Pathophysiology of HTN Flashcards Preview

Pathology > Pathophysiology of HTN > Flashcards

Flashcards in Pathophysiology of HTN Deck (24):
1

What is the equation for MAP?

MAP = CO X SVR

2

How does renal function affect the stroke volume?

Control of the Na balance

3

How does renal function affect the peripheral resistance?

Renin Angiotensin System

4

Does an increase in CO cause HTN generally?

No. An increase in CO is rarely the cause of persistent hypertension.

5

What are the important humoral factors in SVR regulation?

- NE
- ATN II

6

What effect does aldosterone have on Na?

Enhanced Na reabsorption by the proximal tubule

7

Pressure Natriuresis

Regulation of the extracellular fluid volume by coupling increasing or decreasing urinary excretion of Na and water and related changes in blood volume and cardiac output to changes in renal perfusion pressure.

8

What are the two levels at which kidneys can regulate the BP?

- Volume (Na)
- Vascular Tone (Renin-ATN)

9

What are volume mediated causes of HTN?

Non-renal causes
1. Primary hyperaldosteronism
2. Cushing's syndrome
3. Mineralocorticoid producing tumors

Renal causes
1. Renal failure
2. Acute glomerulonephritis

10

What are vasoconstrictor mediated causes of HTN?

1. Pheochromocytoma
2. Unilateral renal artery stenosis
3. Hypercalcemia

11

What is most monogenic HTN due to?

Most monogenic hypertension due to increase sodium retention

12

Pheochromocytoma

A tumor of adrenal medulla which produces excessive amounts of epinephrine and nonepinephrine. This increased level of catecholamine produces severe hypertension due to intense vasoconstriction.

13

Primary Aldosteronism

A tumor or hyperplasia of adrenal cortex leads to increased production of aldosterone. Aldosterone leads to sodium retention and expanded volume leading to severe hypertension. This is pure volume expansion.

14

What type of HTN are most cases?

Essential HTN (Primary)

15

What are some causes of secondary HTN?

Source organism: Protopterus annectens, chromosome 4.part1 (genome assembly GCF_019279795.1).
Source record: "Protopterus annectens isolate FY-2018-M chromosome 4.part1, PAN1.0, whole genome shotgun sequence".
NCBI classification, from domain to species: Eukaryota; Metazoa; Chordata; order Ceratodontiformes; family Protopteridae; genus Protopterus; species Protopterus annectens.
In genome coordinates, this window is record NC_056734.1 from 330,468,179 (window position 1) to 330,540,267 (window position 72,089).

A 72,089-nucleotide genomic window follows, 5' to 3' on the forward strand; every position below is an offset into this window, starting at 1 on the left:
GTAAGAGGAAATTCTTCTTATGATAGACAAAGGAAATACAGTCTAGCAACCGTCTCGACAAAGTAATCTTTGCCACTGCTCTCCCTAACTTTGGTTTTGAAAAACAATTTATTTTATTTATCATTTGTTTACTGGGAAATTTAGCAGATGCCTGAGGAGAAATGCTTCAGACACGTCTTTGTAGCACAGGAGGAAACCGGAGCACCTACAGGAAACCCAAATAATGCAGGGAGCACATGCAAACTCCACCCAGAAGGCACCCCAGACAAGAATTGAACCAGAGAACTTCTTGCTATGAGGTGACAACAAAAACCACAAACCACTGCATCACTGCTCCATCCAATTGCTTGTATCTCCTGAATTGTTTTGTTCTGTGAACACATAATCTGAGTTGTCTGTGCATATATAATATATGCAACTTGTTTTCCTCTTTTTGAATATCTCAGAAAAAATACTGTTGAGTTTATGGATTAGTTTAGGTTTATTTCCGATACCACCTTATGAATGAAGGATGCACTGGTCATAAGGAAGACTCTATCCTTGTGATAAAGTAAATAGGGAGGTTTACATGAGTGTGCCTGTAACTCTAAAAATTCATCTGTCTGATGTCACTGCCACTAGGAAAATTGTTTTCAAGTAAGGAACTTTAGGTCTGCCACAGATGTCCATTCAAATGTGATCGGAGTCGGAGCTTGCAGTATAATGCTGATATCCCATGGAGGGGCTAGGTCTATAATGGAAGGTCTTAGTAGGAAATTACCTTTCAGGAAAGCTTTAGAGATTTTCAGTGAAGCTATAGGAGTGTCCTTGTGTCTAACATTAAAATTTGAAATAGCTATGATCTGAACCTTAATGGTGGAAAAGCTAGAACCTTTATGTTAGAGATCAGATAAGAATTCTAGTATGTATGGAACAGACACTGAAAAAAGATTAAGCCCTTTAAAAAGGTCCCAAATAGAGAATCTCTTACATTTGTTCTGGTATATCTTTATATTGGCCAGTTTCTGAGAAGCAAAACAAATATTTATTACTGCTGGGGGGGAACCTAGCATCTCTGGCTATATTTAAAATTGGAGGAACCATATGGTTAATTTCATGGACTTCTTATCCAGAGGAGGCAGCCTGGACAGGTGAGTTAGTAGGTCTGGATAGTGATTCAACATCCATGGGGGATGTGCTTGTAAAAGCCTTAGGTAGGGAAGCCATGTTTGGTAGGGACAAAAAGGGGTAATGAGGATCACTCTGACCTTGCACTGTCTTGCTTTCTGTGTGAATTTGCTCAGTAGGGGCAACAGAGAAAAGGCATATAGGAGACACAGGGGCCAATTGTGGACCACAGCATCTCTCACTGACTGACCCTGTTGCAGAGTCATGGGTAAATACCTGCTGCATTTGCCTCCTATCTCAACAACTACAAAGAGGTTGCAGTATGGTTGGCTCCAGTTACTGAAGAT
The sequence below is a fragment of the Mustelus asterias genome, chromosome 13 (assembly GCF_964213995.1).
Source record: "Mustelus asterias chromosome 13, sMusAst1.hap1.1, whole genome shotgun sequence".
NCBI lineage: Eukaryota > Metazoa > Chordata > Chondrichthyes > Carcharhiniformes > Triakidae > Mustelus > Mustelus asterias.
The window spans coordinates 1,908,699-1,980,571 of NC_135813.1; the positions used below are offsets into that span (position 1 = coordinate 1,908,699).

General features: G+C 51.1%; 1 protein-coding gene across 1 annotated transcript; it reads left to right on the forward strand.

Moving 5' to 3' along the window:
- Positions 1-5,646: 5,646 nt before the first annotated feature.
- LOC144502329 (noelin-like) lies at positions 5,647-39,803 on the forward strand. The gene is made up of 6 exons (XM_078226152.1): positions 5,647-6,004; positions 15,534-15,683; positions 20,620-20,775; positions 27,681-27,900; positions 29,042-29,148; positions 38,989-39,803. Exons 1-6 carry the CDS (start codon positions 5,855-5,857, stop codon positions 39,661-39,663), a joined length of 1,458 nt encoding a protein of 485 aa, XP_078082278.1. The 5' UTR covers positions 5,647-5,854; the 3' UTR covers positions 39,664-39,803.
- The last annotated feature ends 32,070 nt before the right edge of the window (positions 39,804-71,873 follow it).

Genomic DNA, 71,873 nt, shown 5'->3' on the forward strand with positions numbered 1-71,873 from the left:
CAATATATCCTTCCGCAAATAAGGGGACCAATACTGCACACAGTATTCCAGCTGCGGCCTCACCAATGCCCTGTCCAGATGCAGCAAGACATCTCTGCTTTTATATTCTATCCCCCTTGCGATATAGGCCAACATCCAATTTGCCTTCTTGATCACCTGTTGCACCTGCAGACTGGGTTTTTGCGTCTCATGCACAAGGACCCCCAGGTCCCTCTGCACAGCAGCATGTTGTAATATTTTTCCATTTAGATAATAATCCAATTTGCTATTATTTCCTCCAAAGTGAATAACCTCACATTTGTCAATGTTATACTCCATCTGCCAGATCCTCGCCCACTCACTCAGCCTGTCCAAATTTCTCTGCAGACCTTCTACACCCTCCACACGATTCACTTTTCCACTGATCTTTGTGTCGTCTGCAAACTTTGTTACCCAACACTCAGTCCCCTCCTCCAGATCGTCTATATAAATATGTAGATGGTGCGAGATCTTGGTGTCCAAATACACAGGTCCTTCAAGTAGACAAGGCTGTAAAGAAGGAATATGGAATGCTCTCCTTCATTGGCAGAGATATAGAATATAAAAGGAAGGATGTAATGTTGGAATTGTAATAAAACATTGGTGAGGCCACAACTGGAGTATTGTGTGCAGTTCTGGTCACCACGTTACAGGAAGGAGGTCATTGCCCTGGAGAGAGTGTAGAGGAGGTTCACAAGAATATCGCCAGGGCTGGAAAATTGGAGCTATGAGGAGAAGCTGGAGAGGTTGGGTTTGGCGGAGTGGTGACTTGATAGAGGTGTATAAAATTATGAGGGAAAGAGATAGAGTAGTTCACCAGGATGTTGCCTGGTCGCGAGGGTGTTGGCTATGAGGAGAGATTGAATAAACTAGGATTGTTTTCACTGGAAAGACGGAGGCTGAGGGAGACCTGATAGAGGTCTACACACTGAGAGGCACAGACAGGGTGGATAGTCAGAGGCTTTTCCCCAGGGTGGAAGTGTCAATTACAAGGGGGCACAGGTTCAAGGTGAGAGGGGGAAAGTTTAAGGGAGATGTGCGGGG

• Kidney disease.
• Renal artery stenosis
• Hyperaldosteronism
• Pheochromocytoma

16

How does renal artery stenosis cause HTN?

It leads to excessive production of renin

17

How does unilateral renal artery stenosis respond to ACE-I?

Well. It should decrease the effect of angiotensin II

18

How does unilateral renal artery stenosis of a solitary kidney respond to ACE-I?

Not well because there will still be a volume problem. Needs to be combined with a diuretic.

19

What is the main problem in unilateral renal artery stenosis of a solitary kidney OR bilateral renal artery stenosis?

HTN due to volume increase

20

What is the most common reason for secondary HTN?

Chronic kidney disease is the most common form of secondary hypertension

21

What happens ti kidneys with essential HTN?

Essential Hypertension leads to hypertensive nephrosclerosis is also known as benign nephrosclerosis.

In early stages of hypertension, there is no histological abnormality noticed in kidneys. But over the course of time, there is gradual loss of nephron mass with progressive reduction of kidney size caused by cortical atrophy and fibrosis. This is secondary to afferent arteriolar hyalinization.

22

What drugs can affect the auto regulation of the kidney?

Ca2+ Channel Blockers

23

Myogenic Response

- Response to increased afferent arteriolar pressure:
• stimulates reflexive vasoconstriction by stimulating smooth muscle cell contraction
- Response to decreased afferent arteriolar pressure:
• stimulates reflexive vasodilation by stimulating vascular smooth muscle relaxation

24

What happens to the pressure natriuresis curve in HTN?

There is shifting of pressure natriuresis curve to right in essential hypertension or reset at higher BP level.

Decks in Pathology Class (203):